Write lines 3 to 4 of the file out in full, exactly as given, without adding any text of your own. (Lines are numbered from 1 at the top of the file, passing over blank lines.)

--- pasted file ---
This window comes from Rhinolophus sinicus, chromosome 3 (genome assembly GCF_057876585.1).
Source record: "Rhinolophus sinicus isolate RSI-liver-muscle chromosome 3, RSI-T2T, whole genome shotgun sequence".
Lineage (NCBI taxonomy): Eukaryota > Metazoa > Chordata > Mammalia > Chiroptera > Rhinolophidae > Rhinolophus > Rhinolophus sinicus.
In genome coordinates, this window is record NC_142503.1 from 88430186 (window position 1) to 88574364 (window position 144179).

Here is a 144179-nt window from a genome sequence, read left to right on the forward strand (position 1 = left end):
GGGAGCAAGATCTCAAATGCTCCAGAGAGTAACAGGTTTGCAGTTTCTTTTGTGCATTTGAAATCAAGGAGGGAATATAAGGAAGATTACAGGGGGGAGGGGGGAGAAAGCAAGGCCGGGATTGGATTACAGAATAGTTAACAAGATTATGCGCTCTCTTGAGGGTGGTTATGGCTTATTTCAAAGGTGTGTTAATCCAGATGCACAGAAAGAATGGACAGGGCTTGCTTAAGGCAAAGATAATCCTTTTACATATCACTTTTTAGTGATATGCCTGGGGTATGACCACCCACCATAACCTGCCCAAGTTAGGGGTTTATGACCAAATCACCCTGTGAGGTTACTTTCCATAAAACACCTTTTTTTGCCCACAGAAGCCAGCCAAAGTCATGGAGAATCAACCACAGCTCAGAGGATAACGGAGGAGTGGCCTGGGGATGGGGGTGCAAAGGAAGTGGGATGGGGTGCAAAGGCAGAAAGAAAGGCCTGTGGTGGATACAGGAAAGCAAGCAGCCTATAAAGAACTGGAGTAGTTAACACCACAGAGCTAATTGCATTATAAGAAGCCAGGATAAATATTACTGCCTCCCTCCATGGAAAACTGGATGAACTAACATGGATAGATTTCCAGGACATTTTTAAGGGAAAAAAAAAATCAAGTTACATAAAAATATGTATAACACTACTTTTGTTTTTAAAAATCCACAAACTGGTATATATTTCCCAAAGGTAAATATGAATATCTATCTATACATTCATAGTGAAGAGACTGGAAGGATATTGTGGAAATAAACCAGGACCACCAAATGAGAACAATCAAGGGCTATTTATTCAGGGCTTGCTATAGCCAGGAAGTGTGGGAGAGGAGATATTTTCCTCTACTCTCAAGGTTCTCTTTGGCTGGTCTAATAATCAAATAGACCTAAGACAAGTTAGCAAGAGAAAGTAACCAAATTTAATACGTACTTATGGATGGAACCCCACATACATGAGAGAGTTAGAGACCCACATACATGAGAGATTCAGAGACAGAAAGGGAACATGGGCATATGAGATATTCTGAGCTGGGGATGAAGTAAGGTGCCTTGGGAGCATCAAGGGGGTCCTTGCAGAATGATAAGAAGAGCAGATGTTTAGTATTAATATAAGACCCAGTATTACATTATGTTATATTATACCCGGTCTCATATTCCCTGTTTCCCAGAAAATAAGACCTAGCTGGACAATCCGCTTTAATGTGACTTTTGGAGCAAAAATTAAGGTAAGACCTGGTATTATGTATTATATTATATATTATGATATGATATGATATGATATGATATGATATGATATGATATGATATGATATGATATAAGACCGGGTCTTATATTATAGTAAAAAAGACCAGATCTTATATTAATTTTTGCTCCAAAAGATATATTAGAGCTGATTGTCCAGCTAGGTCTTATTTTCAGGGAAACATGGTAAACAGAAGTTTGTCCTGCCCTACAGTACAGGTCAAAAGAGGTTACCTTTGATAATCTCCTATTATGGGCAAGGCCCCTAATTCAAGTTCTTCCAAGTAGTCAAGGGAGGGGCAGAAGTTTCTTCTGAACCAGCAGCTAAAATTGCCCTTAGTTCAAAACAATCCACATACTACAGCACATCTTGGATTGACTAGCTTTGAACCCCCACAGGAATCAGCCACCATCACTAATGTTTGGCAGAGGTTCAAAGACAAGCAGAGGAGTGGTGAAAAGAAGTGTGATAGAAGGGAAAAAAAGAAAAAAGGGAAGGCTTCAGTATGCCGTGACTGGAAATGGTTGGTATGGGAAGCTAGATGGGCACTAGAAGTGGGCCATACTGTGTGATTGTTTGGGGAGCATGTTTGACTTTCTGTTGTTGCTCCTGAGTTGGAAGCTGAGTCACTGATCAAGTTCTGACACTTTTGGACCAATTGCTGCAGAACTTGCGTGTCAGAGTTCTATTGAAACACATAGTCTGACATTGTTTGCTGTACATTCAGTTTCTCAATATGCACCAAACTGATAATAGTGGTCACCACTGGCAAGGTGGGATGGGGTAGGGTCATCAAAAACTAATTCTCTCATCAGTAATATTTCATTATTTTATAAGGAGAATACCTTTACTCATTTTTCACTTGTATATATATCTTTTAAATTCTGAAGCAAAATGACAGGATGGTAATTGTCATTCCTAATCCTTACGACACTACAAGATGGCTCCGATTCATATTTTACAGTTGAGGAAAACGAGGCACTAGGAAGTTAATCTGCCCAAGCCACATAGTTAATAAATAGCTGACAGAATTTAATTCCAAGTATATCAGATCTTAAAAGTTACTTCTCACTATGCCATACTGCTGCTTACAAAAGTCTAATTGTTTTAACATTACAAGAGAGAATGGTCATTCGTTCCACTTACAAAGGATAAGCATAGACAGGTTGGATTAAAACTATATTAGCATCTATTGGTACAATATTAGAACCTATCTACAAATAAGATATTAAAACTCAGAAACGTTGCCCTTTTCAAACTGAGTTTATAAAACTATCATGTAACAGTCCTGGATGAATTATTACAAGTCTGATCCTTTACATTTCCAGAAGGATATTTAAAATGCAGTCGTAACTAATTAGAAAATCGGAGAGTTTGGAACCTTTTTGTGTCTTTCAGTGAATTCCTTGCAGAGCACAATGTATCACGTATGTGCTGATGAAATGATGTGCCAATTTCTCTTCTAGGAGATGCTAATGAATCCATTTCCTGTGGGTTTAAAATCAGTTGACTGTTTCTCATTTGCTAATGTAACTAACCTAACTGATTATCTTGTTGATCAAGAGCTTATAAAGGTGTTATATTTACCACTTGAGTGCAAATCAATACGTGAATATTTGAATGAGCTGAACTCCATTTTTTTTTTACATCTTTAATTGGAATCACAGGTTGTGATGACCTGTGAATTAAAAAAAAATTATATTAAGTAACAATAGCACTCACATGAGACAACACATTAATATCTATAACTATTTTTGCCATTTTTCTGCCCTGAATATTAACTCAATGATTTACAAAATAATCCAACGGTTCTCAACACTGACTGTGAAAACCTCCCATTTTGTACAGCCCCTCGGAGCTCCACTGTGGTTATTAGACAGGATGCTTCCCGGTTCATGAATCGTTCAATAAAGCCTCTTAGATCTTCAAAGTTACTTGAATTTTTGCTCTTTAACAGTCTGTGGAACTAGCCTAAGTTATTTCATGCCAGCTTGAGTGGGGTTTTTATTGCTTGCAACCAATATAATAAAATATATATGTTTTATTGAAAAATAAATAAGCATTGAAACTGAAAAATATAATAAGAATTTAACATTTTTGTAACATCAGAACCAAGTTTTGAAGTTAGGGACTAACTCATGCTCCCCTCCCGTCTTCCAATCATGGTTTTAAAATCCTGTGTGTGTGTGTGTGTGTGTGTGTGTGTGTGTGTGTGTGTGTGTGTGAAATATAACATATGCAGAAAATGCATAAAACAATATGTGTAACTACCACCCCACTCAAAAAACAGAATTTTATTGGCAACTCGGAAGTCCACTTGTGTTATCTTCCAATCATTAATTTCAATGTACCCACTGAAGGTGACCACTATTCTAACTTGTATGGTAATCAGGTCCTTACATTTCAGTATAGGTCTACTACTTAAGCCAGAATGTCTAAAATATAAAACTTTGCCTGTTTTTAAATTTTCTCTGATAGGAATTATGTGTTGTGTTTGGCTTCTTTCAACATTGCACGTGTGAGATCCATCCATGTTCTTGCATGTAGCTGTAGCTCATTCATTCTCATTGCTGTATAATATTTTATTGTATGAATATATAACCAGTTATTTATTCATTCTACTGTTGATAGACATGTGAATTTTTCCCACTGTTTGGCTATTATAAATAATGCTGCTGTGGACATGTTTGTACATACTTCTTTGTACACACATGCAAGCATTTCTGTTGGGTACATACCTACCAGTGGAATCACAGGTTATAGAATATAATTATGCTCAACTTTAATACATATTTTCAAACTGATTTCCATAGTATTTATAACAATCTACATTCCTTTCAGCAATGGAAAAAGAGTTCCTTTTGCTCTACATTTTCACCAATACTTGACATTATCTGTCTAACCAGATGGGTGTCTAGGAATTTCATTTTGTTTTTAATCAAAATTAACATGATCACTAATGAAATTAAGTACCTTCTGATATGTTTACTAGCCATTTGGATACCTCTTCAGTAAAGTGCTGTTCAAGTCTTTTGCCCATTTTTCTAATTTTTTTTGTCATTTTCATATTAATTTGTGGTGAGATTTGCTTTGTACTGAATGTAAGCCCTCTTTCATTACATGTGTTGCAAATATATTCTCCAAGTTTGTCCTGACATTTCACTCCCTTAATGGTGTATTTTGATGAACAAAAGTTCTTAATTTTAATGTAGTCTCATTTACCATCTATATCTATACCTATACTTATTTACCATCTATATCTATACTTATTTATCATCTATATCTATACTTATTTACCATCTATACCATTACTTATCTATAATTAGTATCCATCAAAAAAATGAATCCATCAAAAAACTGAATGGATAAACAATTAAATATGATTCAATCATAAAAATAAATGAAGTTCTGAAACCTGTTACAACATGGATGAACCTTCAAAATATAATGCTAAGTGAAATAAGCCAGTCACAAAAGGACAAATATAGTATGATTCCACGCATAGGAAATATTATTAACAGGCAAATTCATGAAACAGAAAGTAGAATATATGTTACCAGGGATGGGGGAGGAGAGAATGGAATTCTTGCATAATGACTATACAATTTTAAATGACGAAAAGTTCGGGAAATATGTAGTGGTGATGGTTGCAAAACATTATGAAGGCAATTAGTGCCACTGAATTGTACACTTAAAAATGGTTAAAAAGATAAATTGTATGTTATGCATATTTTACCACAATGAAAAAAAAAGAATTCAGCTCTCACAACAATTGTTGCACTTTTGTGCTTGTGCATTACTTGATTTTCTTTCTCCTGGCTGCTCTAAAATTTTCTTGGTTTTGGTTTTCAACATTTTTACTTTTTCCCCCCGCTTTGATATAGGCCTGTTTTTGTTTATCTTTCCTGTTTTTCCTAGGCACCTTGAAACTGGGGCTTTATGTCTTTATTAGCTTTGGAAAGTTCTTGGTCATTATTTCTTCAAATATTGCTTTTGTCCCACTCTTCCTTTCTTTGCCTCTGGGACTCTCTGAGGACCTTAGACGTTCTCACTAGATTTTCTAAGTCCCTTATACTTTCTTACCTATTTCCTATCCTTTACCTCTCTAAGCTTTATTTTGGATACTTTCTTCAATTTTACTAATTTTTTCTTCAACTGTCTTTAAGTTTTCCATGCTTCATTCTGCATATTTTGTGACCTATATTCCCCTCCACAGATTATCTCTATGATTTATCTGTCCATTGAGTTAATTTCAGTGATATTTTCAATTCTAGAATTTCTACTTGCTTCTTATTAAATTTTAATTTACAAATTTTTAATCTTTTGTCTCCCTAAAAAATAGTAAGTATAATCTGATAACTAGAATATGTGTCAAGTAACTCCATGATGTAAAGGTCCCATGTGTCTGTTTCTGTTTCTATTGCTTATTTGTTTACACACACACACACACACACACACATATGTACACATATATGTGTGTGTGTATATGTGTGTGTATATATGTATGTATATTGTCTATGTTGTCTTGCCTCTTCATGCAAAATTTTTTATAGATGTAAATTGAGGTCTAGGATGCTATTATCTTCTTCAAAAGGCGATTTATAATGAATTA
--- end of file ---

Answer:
Lineage (NCBI taxonomy): Eukaryota > Metazoa > Chordata > Mammalia > Chiroptera > Rhinolophidae > Rhinolophus > Rhinolophus sinicus.
In genome coordinates, this window is record NC_142503.1 from 88430186 (window position 1) to 88574364 (window position 144179).